- Candice Strongwater
Due to the extraordinary circumstances of the COVID-19 health crisis, schools around the world have experienced a rapid and strenuous transition from in-person education to remote learning. In the U.S., enterprise technology corporations like Google and Zoom have become key collaborators in the questionable effort to optimize videoconferencing as a mass teaching and learning solution. Like the U.S. Department of Defense, the U.S. Department of Education has long relied on telepresence models during national crises.
Classroom Arsenal explores how the relationship between educational and technological structures in our own vexed moment emerged from the Cold War anxieties of the postwar period. The exhibition questions what is at stake in our reliance on corporate enterprises that mediate learning and pedagogical efficacy. Through historical archives, a newly commissioned work by artist Shawn Maximo (b. 1975), and a series of photographs by Erich Hartmann (1922; d. 1999), Classroom Arsenal invites visitors to consider the past and present of educational technologies by speculating on future possibilities for this convergence.
The first gallery acts as a historical portal comprising archival documentation and ephemera from the 1964–65 New York World’s Fair, including the Hall of Education, a demonstration center that imagined the “schools of tomorrow,” and the pavilions of IBM and Bell System, two telecommunications corporations that played foundational roles in the construction of the “Edu Tech” market. In the black box gallery, Maximo pilots a newly commissioned immersive video installation that imagines the classroom architecture of corporatized education-scapes through real and rendered footage. The work considers the classroom as the progressive hardware of the education system with students embodying its ever-developing software.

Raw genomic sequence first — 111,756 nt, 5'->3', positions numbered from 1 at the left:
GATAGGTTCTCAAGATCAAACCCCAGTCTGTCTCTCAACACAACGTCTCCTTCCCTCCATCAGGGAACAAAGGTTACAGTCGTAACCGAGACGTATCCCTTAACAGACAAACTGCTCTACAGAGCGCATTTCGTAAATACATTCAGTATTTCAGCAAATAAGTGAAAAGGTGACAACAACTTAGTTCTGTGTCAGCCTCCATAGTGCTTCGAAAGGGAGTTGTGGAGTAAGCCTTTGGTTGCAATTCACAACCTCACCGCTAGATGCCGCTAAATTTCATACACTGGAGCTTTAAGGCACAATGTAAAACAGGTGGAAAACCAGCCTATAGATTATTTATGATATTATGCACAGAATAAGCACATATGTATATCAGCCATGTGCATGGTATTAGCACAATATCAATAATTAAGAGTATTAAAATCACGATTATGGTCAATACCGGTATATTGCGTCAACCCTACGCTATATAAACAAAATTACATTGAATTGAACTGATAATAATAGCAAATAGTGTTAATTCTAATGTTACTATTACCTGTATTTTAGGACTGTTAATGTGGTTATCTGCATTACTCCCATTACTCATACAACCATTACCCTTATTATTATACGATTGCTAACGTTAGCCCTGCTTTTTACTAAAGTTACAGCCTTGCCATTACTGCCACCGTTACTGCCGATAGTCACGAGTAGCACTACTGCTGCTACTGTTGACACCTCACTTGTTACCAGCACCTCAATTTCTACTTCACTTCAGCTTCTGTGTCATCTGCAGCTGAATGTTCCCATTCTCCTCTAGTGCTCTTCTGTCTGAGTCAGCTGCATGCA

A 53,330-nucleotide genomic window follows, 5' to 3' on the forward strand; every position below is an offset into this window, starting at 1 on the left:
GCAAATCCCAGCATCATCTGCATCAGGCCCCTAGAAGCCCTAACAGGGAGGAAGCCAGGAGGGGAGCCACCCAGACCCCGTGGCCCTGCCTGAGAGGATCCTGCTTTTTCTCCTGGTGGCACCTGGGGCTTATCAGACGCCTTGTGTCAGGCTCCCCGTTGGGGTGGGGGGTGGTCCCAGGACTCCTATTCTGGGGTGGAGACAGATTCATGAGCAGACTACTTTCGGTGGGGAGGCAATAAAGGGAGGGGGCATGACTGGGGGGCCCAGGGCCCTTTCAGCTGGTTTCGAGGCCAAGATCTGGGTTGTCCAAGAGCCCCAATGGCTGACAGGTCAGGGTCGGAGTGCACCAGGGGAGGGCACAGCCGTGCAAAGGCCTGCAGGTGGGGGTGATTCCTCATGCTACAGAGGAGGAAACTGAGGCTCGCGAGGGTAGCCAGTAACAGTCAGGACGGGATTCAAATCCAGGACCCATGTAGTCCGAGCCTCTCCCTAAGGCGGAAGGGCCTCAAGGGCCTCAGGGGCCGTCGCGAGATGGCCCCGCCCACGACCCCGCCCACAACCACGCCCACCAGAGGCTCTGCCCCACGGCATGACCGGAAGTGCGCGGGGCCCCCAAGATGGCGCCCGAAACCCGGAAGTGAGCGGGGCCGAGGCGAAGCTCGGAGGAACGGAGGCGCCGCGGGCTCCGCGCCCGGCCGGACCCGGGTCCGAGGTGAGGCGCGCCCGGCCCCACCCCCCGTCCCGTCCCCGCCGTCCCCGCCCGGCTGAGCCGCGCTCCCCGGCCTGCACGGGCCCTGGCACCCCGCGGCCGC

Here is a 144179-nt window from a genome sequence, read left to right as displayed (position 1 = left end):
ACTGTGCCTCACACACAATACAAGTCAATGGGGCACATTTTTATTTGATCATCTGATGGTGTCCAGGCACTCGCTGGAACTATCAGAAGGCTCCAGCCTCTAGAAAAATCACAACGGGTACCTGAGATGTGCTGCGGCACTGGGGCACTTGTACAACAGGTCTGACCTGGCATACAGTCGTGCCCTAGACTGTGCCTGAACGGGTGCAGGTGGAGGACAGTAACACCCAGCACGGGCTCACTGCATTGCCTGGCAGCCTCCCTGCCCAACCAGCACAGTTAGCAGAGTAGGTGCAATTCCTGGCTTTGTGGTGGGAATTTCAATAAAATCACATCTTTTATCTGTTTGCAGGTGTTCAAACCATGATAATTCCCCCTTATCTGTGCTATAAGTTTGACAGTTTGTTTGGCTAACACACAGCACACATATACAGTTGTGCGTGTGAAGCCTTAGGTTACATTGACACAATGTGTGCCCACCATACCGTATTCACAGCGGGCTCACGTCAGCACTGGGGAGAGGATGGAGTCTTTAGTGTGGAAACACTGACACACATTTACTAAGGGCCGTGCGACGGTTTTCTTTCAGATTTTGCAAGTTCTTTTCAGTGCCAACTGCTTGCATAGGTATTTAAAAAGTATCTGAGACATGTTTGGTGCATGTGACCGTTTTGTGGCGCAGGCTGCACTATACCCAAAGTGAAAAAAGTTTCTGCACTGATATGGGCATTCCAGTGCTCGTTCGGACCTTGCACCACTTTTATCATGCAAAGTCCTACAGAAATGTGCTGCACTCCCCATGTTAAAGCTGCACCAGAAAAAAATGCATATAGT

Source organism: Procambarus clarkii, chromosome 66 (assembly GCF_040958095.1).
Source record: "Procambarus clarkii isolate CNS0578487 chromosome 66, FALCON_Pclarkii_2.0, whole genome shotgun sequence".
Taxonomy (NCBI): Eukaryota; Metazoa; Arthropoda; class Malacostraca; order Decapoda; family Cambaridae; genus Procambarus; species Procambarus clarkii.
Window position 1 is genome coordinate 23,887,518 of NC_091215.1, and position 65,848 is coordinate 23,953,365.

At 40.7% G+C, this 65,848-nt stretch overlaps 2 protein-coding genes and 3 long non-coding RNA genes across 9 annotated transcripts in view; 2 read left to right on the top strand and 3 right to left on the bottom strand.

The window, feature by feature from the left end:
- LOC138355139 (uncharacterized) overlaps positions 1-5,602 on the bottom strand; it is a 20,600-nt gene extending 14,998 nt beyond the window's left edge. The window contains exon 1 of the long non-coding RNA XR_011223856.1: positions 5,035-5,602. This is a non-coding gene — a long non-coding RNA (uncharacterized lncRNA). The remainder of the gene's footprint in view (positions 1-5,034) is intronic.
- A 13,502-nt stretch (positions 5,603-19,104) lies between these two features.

The last gallery presents little-known photographs of IBM’s computer hardware by Erich Hartmann, the company’s long-time in-house photographer. Created in the late 1970s and early ‘80s amid the rise of digital computing, his series poses an alluring yet ambivalent faith in the logic of efficiency and innovation. Classroom Arsenal presents these three distinct components at a heightened moment when today’s concept of the classroom is being profoundly re-evaluated.
Artists: Shawn Maximo, with Justin Simon; Erich Hartmann.